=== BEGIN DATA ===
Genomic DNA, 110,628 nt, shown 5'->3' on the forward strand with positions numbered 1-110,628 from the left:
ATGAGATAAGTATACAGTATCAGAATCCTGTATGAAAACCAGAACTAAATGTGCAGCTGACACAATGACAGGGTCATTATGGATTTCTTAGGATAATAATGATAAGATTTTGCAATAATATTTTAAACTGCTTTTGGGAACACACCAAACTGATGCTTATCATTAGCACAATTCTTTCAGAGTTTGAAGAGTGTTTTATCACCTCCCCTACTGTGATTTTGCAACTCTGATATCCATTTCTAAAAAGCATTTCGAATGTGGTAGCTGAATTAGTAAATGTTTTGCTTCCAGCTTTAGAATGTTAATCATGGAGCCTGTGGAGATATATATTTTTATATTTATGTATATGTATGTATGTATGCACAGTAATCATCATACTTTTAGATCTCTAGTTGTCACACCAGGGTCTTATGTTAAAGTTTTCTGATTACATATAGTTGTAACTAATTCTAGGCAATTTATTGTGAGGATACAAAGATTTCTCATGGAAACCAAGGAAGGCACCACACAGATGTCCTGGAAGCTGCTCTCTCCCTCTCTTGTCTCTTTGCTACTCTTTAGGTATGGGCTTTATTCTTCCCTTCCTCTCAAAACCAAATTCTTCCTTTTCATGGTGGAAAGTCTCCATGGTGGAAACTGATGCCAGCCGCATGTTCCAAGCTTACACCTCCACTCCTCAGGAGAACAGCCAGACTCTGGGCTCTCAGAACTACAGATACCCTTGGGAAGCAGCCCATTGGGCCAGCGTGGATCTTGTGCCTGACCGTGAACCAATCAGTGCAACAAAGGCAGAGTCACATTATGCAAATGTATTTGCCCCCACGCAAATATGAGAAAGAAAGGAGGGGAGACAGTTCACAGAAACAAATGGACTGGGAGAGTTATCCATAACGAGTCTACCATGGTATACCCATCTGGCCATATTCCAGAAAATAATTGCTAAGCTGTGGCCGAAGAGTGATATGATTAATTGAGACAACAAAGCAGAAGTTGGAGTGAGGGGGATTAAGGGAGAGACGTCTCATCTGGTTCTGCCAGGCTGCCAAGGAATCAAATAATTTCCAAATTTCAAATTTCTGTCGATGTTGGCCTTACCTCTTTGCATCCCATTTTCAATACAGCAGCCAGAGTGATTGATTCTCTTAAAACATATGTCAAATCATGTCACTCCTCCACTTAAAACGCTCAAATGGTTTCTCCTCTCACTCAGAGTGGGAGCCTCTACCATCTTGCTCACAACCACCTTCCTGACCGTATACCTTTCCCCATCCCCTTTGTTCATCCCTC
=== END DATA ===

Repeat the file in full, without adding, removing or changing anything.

Genomic DNA, 110,628 nt, shown 5'->3' on the forward strand with positions numbered 1-110,628 from the left:
ATGAGATAAGTATACAGTATCAGAATCCTGTATGAAAACCAGAACTAAATGTGCAGCTGACACAATGACAGGGTCATTATGGATTTCTTAGGATAATAATGATAAGATTTTGCAATAATATTTTAAACTGCTTTTGGGAACACACCAAACTGATGCTTATCATTAGCACAATTCTTTCAGAGTTTGAAGAGTGTTTTATCACCTCCCCTACTGTGATTTTGCAACTCTGATATCCATTTCTAAAAAGCATTTCGAATGTGGTAGCTGAATTAGTAAATGTTTTGCTTCCAGCTTTAGAATGTTAATCATGGAGCCTGTGGAGATATATATTTTTATATTTATGTATATGTATGTATGTATGCACAGTAATCATCATACTTTTAGATCTCTAGTTGTCACACCAGGGTCTTATGTTAAAGTTTTCTGATTACATATAGTTGTAACTAATTCTAGGCAATTTATTGTGAGGATACAAAGATTTCTCATGGAAACCAAGGAAGGCACCACACAGATGTCCTGGAAGCTGCTCTCTCCCTCTCTTGTCTCTTTGCTACTCTTTAGGTATGGGCTTTATTCTTCCCTTCCTCTCAAAACCAAATTCTTCCTTTTCATGGTGGAAAGTCTCCATGGTGGAAACTGATGCCAGCCGCATGTTCCAAGCTTACACCTCCACTCCTCAGGAGAACAGCCAGACTCTGGGCTCTCAGAACTACAGATACCCTTGGGAAGCAGCCCATTGGGCCAGCGTGGATCTTGTGCCTGACCGTGAACCAATCAGTGCAACAAAGGCAGAGTCACATTATGCAAATGTATTTGCCCCCACGCAAATATGAGAAAGAAAGGAGGGGAGACAGTTCACAGAAACAAATGGACTGGGAGAGTTATCCATAACGAGTCTACCATGGTATACCCATCTGGCCATATTCCAGAAAATAATTGCTAAGCTGTGGCCGAAGAGTGATATGATTAATTGAGACAACAAAGCAGAAGTTGGAGTGAGGGGGATTAAGGGAGAGACGTCTCATCTGGTTCTGCCAGGCTGCCAAGGAATCAAATAATTTCCAAATTTCAAATTTCTGTCGATGTTGGCCTTACCTCTTTGCATCCCATTTTCAATACAGCAGCCAGAGTGATTGATTCTCTTAAAACATATGTCAAATCATGTCACTCCTCCACTTAAAACGCTCAAATGGTTTCTCCTCTCACTCAGAGTGGGAGCCTCTACCATCTTGCTCACAACCACCTTCCTGACCGTATACCTTTCCCCATCCCCTTTGTTCATCCCTC